YOU ARE HERE: LAT HomeCollections

How Hot Was It? The Old Record Dried Up, Blew Away

October 05, 1987|TED THACKREY JR. | Times Staff Writer

A dry northeast breeze that meteorologists called "a mild Santa Ana condition" blew into Southern California Sunday, bringing the second day of record temperatures--and singeing the Earth with a breath of brush and forest fire.

The temperature at the Los Angeles Civic Center hit 108 degrees for the second day in a row, setting a new record for the date (the old one was 100 degrees, set in 1953) and coming within two degrees of the city's all-time record of 110.

What's more, the overnight low of 76 degrees was a record, too. It was five degrees above the old mark for highest minimum reading, set in 1985.

At least two other records were broken: Santa Maria eclipsed its old record for the day, set in 1981, by 13 degrees with a reading of 108, and UC Riverside's top of 105 for the day eclipsed the old mark of 103, set in 1975.

Three-figure readings were, in fact, the rule rather than the exception throughout the area, with San Luis Obispo leading the list at 111 degrees, followed by Monrovia and Palm Springs at 109; Blythe and San Gabriel with 107; Montebello, Miramar and Borrego with 106; Burbank, Long Beach, Pasadena and El Cajon with 105, and Santa Ana, Northridge, Needles and Culver City all topping out at 104.

Another Record-Setter Today?

Meteorologist Bob Grebe of the National Weather Service said today could well be a record-setter, too. Temperatures from 102 to 106 degrees were predicted for Central Los Angeles, and the old record for Oct. 5 is 101 degrees.

Grebe said the heat and the low humidity--it ranged from 29% overnight to just 13% by early afternoon-- were due to a strong high-pressure area aloft, which was pushing hot desert air out to sea. This offshore flow, a mild Santa Ana, should continue for a day or two, he said.

But there was good news, too.

The weather service said computer forecast maps suggest a cooling trend along the coast, beginning Wednesday.

Meanwhile, Southern California baked.

More than 2 million people fled to beaches of Los Angeles and Orange counties.

"We had a few rescues," Los Angeles County lifeguard Tim Hatton said. "And we had the expectable number of lost kids and arguments that ended in fistfights. But the main job all day long was keeping people from burning to a crisp.

"We had more than 100 cases of sunburn along my strip of the beach, and I know everyone else did about the same--and to that you have to add the cases of heat exhaustion. Everyone came early and stayed late . . . and that can be hard on you if you're not used to it."

Those who could, ran away to sea.

The U.S. Coast Guard reported more than 200 private vessels required assistance of various kinds Sunday.

"A few ran out of fuel and others had engine trouble," Coast Guard spokesman Jane Arnold said, "and others developed leaks when fittings broke or just plain got lost. A few boats actually needed to be towed to safety.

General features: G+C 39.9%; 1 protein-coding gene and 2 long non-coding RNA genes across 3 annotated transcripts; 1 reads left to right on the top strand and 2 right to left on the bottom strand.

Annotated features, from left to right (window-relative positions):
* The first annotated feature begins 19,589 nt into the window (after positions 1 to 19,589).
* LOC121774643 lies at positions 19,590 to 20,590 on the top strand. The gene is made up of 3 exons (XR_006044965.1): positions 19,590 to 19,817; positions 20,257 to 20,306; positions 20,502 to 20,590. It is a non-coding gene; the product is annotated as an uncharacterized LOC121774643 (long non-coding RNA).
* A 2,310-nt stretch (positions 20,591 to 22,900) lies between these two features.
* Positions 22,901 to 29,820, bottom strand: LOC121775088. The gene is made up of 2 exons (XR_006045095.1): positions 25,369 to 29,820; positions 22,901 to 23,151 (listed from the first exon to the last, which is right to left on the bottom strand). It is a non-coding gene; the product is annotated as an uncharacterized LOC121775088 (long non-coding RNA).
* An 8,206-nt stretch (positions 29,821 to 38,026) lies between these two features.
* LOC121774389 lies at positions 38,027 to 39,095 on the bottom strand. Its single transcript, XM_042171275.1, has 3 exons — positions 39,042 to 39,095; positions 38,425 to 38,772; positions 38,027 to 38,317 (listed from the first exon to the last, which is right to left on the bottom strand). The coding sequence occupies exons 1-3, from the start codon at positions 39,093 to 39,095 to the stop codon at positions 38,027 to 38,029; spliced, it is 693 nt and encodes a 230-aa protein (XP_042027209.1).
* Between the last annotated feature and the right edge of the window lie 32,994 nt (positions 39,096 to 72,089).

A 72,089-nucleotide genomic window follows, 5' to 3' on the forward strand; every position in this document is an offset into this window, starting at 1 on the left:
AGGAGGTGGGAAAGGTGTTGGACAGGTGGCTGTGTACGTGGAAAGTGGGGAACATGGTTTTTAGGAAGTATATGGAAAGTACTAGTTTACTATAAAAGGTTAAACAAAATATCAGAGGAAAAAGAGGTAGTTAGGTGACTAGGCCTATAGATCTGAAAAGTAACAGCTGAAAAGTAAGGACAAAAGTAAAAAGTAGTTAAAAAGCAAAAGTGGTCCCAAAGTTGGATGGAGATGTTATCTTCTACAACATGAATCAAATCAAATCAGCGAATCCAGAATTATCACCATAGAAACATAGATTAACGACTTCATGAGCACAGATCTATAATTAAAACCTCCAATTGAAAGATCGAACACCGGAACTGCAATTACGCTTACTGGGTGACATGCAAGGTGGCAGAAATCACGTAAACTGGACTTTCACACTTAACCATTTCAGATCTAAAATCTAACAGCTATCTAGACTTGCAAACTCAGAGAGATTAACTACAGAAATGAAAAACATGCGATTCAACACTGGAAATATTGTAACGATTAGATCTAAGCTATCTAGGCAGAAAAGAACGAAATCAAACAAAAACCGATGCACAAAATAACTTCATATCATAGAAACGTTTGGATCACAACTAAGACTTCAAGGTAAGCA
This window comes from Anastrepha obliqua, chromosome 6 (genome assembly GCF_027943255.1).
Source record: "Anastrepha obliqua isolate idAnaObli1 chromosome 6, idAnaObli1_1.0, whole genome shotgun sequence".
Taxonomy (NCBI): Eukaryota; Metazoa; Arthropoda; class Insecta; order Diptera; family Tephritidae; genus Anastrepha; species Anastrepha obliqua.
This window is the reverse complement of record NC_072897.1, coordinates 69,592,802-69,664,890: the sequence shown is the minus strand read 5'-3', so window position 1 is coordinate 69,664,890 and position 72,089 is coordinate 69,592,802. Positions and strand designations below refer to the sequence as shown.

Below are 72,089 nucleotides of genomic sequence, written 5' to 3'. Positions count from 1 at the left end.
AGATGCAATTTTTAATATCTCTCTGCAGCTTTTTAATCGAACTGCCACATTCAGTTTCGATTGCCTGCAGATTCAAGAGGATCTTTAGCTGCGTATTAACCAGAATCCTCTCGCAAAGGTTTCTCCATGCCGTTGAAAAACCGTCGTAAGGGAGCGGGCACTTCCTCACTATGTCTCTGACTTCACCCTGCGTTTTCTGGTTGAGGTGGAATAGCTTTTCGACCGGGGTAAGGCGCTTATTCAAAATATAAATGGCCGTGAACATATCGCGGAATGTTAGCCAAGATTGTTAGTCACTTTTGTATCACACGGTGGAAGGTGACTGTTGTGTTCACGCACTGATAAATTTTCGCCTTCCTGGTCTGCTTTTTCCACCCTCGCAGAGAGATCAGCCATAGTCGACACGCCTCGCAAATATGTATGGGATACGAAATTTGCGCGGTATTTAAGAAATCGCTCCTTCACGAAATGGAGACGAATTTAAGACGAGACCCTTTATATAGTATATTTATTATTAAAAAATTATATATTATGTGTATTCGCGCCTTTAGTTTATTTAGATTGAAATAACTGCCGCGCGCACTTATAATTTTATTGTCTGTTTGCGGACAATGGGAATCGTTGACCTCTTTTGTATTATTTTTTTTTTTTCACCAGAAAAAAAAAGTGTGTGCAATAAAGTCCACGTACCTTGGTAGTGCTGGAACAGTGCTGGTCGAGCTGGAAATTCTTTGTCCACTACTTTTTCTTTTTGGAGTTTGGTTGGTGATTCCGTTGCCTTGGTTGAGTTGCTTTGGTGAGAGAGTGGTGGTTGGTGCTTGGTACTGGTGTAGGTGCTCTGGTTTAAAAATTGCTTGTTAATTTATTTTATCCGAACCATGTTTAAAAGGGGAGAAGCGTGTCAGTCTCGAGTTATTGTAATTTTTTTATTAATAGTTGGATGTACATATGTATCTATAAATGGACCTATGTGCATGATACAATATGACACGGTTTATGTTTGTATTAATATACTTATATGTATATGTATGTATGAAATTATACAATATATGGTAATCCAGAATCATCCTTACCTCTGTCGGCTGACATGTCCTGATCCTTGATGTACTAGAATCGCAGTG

"We did, however, have more than the usual number of medical problems, such as heat exhaustion or deep sunburn. Most were given emergency medical treatment but three had to be airlifted to hospitals ashore. They all were reported in good shape after treatment."

Visitors to the mountains found temperatures a bit more bearable at resort altitudes. Lake Arrowhead had an unofficial temperature reading of 85 degrees, while Big Bear's unofficial mark was 83.

High temperatures, dry air and northeast winds rising to 15 m.p.h. at times combined to make life miserable for firefighters struggling to control brush and forest blazes in the area.

800 Firefighters

A fire that began with a lightning strike Friday near Fishbowls Campground continued out of control after scorching at least 2,300 acres in Los Padres National Forest near Ojai, despite the efforts of 800 firefighters who were hampered by dense smoke and limited access to the remote area.

There was no estimate on containment on that fire, but Tim Spann of the California Department of Forestry said a 2,500-acre blaze burning since Saturday at Lake Elsinore is now 75% contained, and firefighters hope to have it completely encircled by Tuesday morning.

Two of the 115 firefighters assigned to that blaze suffered minor injury, Spann said, but both were reported in good condition Sunday afternoon.

Damage from the Lake Elsinore fire was estimated at $73,000; one mobile home and several sheds were burned, and exotic birds worth $3,500 perished, but residents who were forced to evacuate their homes Saturday were permitted to return Sunday morning.

Spann said the fire was caused by sparks from high power lines.

"When we have winds, your wires will be moving and they'll hit some kind of transformer and then you'll have sparks," he said.

A grass and brush fire blackened 15 acres and caused $150,000 damage to a three-story house on Valentine Street near Dodger Stadium during the noonday heat, city Fire Department spokesman Jim Williamson said.

It took 85 city firefighters from 13 companies and four helicopters 1 1/2 hours to control the blaze as they battled not only flames but 100-plus-degree temperatures. There were no civilian or firefighter injuries. Cause of the blaze was listed as "suspicious," Williamson said. "Both the grass and house were going when the first unit got there."

In northern San Diego County, a fire that broke out Saturday afternoon destroyed two homes and several other structures and consumed more than 3,000 acres at the base of Palomar Mountain, and remained out of control Sunday afternoon.

Audrey Hagen of the California Department of Forestry, which had 450 firefighters on the lines, said the problem "is the heavy fuel in the area." She said power and phone lines were down and campers were evacuated from Palomar State Park, though the Palomar Observatory was not threatened.

Los Angeles Times Articles